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I am after the simplest and most direct proofs available that $2\mathfrak{m} < 2^\mathfrak{m} $ and $ 2^\mathfrak{m} \not\le \mathfrak{m}^2 $ for infinite $ \mathfrak{m} $ given GCH but not AC.

This is in connection with proving GCH implies AC in a Kelley-Morse setting, and I am after the tersest most direct proof I can get assuming Foundation and that the theory of ordinals and cardinals have already been defined and developed to some elementary level without AC.

This is a result of Specker, and there are several articles on generalisations and more powerful results. See for example Andrés E. Caicedo which almost gives me what I am looking for.

I hope to avoid a lot of lemmas and theorems around choice and well-orders and get straight to these two results. I have not been able to figure out how to do this easily, although this paper seems close Kanamori and Pincus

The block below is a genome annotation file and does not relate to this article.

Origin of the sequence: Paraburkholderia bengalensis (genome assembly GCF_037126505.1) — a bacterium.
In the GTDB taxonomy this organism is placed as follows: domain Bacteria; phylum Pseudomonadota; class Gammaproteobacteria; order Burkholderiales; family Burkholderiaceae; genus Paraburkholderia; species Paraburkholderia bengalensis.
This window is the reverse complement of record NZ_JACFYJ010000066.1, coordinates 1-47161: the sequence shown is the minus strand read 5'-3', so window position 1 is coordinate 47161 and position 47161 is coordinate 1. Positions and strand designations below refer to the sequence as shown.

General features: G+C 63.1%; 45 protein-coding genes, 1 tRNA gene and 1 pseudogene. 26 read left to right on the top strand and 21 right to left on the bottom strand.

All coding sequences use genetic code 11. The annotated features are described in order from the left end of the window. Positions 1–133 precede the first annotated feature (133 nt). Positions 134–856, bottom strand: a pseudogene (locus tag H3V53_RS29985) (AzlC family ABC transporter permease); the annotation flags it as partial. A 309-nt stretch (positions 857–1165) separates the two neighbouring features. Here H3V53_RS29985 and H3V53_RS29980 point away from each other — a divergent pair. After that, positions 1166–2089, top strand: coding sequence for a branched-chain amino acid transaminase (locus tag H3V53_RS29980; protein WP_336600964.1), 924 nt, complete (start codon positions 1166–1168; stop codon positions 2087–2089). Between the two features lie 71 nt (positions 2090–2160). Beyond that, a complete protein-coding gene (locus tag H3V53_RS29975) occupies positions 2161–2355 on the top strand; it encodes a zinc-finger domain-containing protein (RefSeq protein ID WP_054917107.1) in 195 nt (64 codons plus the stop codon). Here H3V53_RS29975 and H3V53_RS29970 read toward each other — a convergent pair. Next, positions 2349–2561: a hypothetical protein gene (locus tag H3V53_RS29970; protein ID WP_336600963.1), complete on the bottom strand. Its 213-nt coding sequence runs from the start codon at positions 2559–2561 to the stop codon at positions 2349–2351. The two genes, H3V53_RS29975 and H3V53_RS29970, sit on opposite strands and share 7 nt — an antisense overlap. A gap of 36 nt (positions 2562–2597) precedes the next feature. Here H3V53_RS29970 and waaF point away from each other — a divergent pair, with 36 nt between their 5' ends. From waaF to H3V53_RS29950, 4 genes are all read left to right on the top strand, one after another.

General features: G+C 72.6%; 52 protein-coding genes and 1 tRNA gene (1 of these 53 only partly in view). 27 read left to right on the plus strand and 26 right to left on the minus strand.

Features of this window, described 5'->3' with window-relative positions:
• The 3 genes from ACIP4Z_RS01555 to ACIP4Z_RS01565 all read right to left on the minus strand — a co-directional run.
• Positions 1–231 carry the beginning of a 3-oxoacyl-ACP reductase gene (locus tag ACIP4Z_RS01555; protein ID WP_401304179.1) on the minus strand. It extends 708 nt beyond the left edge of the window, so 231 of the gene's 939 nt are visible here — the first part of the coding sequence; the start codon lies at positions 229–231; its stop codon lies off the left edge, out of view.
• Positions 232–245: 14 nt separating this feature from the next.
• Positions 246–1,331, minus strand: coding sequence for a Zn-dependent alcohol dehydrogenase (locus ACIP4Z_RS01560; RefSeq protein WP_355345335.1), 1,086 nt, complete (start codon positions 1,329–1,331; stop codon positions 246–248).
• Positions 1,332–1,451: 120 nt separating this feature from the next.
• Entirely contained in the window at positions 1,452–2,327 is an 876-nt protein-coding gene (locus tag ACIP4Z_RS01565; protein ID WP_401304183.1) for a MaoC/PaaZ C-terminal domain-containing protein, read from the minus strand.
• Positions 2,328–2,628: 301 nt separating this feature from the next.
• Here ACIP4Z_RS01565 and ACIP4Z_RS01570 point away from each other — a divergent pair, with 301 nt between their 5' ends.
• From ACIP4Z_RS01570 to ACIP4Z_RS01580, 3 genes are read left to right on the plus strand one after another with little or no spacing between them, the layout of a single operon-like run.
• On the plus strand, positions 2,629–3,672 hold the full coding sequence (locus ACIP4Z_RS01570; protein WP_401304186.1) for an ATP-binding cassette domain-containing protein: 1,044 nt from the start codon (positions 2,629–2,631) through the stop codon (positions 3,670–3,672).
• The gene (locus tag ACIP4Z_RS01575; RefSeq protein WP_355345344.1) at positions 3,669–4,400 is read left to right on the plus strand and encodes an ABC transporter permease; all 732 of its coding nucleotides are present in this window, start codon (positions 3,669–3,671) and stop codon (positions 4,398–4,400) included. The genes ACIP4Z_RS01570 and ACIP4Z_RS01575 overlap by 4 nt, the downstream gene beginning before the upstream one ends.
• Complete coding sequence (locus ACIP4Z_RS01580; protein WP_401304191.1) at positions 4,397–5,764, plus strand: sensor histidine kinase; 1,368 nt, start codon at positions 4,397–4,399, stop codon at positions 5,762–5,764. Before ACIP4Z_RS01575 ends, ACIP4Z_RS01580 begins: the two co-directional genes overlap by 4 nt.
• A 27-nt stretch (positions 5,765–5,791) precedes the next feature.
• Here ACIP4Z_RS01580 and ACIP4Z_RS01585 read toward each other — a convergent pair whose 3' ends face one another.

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  • $\begingroup$ In ZF there is more than one "version" of GCH. One is that if $A$ is Tarski-infinite and $A\leq' B\leq' P(A)$ then $A\sim B$ or $A\sim P(A), $where $A\leq'B$ means there is an injection $f:A\to B,$ and $A\sim B$ means there is a bijection $g:A\to B,$ and $P(A)$ is the power-set of $A. $ Another is that if $K$ is an infinite cardinal ordinal then $P(K)\sim K^+.$ $\endgroup$ – DanielWainfleet Jan 9 '18 at 15:46
  • $\begingroup$ @Daniel: They turn out to be all equivalent, as they all imply the axiom of choice... What's Tarski-infinite, though? $\endgroup$ – Asaf Karagila Jan 10 '18 at 6:28
  • $\begingroup$ @AsafKaragila. Tarski-infinite is "not Tarski-finite". $\endgroup$ – DanielWainfleet Jan 10 '18 at 6:37
  • $\begingroup$ @Daniel: Yes. I can imagine that would be the definition. Let's go one step further. What is "Tarski-finite"? $\endgroup$ – Asaf Karagila Jan 10 '18 at 6:38
  • $\begingroup$ Probably means Dedekind-finite? $\endgroup$ – Mark Kortink Jan 11 '18 at 6:45

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